Preheat oven to 350 degrees Fahrenheit. Remove giblets from the chicken. Cut the ends of the lemons off,  and stab the sides with a knife a few times (I like to think it allows more flavor to escape). Place the lemons in the cavity of the bird. Next, take a teaspoon of thyme, or any other Italian herbs you have selected and mix them together. Add in a tablespoon of garlic powder, some salt and pepper, then give the seasoning one final mix. Rub the seasoning on the skin of the bird, under the skin, pretty much anywhere you can. Cut the strips of bacon in half, and place them under the skin of the bird lengthwise. Finally, place the bird in a baking pan and set it in the oven to roast. My birds usually roast for about an hour and a half to two hours. Be sure that the temperature of the chicken breast reaches 170 degrees Fahrenheit.

Pop open some pinot noir and ENJOY!



Thursday, December 8, 2011

Crab Cakes!

Guess what!? Its crab season in Oregon, this means that there will be a supply of scrumptious crabs for sale in local markets. When I heard that it was crab season~ I knew it was time for crab cakes!
Crab cakes are a simple yet DELICIOUS recipe. The most time consuming part is cleaning the crab. Here is how I make crab cakes:

This is Marvin the Crab and all the ingredients

You can buy one whole crab that is either live or previously cooked. I always like to buy mine live whenever possible to ensure that the crab is freshly boiled. If you buy a crab live, bring a pot of water to a boil, add some salt and boil for 15-20 minutes. Once the crab is cooked, its time to clean!

Marvin after the boil
I clean it by removing all of the meat out of the crab legs first. Next I tear the shell off the body of the crab, clean out the lungs and all the yucky yellow junk, rinse the body and lastly clean the meat out of the body. Once you do all the time consuming, tedious work, its time to do the easy part.... throw ingredients in a bowl and make some cakes!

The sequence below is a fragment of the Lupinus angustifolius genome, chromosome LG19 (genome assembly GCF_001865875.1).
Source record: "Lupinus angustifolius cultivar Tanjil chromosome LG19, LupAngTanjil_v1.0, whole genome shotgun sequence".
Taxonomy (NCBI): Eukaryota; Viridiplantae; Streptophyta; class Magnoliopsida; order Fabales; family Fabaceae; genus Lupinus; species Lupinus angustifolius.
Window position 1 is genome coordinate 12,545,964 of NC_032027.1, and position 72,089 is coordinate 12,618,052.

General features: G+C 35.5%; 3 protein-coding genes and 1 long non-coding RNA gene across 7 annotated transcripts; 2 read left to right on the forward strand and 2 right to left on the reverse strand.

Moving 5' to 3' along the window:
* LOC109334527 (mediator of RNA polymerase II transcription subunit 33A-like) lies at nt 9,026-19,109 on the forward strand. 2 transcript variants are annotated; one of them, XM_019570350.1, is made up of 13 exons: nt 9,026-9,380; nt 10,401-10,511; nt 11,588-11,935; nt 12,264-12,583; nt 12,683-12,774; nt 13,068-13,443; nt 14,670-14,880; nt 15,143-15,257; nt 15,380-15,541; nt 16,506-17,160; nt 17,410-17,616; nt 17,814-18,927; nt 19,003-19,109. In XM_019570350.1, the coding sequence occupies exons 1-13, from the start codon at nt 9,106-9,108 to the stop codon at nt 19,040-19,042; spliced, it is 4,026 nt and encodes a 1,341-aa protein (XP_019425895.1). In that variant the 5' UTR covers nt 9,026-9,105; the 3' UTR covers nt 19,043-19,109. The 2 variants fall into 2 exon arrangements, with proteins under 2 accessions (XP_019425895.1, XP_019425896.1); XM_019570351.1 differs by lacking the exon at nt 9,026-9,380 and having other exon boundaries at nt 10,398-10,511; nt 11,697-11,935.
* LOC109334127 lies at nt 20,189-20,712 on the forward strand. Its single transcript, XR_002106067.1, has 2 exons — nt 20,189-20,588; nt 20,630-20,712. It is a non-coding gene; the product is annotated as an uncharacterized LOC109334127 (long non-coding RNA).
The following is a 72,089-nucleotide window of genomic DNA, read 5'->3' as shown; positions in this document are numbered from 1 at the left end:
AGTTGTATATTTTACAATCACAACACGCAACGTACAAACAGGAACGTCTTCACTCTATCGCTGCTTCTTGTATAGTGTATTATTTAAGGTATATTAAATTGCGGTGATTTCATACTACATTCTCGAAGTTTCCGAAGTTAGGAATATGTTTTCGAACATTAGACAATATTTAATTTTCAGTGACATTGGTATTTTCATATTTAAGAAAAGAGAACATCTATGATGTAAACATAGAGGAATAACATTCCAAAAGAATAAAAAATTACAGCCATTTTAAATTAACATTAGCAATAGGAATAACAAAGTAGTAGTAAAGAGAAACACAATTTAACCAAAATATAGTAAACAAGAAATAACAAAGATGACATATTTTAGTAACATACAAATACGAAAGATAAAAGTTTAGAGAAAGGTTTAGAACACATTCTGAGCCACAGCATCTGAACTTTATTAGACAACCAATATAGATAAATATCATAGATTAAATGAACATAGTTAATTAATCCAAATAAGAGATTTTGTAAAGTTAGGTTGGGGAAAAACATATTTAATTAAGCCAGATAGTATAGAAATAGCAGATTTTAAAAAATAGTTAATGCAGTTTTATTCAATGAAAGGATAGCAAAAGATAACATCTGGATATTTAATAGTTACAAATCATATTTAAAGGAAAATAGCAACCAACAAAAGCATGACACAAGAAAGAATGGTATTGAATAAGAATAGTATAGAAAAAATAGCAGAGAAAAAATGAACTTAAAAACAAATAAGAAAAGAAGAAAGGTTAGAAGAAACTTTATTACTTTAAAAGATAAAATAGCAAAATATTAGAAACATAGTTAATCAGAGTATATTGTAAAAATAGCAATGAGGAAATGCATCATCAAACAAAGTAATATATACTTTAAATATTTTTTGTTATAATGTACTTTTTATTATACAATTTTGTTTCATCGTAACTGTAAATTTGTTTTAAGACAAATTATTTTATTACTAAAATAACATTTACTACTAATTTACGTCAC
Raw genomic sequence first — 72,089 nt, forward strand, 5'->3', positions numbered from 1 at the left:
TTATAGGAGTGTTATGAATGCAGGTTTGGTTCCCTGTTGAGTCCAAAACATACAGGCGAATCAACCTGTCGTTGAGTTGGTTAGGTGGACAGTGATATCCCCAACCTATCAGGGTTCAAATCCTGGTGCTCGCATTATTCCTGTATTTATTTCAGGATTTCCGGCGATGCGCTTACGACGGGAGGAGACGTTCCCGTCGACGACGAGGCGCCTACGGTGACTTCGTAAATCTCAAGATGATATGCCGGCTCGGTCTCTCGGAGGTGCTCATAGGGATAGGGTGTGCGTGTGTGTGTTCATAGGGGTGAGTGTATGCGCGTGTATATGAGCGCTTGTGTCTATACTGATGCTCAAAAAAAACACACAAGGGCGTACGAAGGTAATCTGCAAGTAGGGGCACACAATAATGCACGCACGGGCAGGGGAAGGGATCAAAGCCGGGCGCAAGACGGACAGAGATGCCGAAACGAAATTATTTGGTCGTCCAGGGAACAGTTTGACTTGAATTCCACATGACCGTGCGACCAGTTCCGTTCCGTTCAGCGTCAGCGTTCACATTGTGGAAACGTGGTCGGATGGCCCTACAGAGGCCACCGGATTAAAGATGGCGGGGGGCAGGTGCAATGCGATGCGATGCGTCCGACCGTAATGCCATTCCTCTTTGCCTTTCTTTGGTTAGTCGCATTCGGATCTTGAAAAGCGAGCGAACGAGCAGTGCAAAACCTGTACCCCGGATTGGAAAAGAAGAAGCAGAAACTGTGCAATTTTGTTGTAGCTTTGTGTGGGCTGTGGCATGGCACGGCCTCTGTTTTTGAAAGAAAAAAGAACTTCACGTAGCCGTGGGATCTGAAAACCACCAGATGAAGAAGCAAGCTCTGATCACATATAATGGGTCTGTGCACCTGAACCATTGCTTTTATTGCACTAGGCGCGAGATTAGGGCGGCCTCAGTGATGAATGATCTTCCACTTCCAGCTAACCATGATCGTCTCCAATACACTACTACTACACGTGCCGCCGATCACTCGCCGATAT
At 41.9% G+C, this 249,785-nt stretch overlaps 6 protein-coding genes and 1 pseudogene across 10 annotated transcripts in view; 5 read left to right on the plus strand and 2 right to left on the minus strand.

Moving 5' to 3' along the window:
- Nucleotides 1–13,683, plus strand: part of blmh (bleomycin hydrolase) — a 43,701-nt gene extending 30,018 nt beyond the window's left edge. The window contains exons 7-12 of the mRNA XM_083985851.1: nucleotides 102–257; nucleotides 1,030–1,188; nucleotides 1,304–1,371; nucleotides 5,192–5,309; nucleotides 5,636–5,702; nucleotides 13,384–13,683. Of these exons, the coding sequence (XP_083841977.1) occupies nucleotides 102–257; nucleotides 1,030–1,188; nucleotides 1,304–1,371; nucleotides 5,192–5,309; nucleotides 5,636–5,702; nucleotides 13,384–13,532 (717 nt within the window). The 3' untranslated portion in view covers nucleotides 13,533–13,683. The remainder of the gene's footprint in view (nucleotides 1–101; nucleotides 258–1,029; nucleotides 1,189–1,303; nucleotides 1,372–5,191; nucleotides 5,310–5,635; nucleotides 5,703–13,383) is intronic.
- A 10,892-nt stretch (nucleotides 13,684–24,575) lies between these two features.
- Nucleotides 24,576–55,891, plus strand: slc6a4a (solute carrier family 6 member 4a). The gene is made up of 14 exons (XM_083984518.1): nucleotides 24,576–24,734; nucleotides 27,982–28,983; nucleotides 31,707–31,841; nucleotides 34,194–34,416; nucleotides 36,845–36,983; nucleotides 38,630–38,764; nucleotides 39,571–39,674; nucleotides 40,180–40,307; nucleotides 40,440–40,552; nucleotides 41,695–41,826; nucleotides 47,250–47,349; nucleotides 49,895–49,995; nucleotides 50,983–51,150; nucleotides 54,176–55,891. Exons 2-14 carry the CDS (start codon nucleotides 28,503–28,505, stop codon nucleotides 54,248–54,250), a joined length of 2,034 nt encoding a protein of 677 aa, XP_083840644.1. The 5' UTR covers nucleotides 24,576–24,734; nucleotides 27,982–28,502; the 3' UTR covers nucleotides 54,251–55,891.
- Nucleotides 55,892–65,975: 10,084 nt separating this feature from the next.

The five basic ingredients I put in my crab cakes are:
1 egg
1/2 cup to 1 cup of bread crumbs - the amount of bread crumbs depends on how much crab you have
1/2 cup chopped green onion
1/4 onion pureed (or chopped)
1 crab
Salt, pepper and Old Bays Seasoning to taste

On the side in their own bowls:
1 beaten egg
1 cup bread crumbs

Crab Cake Sauce:
1/2 cup of mayonnaise
1 tblsp of rice vinegar
A few pinches of garlic powder, pepper and salt
1 tsp of tapatio
A squeeze of a lemon slice

In a bowl with your crab meat add the egg, 1/2 cup of bread crumbs (add more if needed to hold the patties together), almost all of the green onion (leave some for garnishing), and the onion. Get your hands dirty and mix it all together. You can season with salt, pepper and Old Bays. Your mixture will be ready to become crab cakes once the consistency is at the point where it does not crumble apart.

Heat a skillet on medium heat with a couple swirls of cooking oil. Make crab patties that are a little smaller than the size of your palm and about 3/4 of an inch thick. Dip the patty in the egg, plop in in the bread crumbs, then drop it in the pan. Cook the patties until they are golden brown on each side.

The crab cake sauce is something that I am always adjusting. If you feel like a little something more needs to be added to it, go for it. The recipe above is a combination of things I throw together as a base, then I add to it to make the flavors where I want them. I on occasion will toss in some sour cream too. Please, be creative =) Add a dollop of the sauce to the top of each crab cake, use the leftover green onions as a garnish and enjoy!

With the crab cakes I had some wonderful Grooner, a playful take on gruner veltliner, which paired together stunningly well. It was a pairing that literally made me stop stuffing my face to savor the flavors of the crab cake with the wine. I highly suggest each and every one of you try the pair so you can also be hypnotized by the two.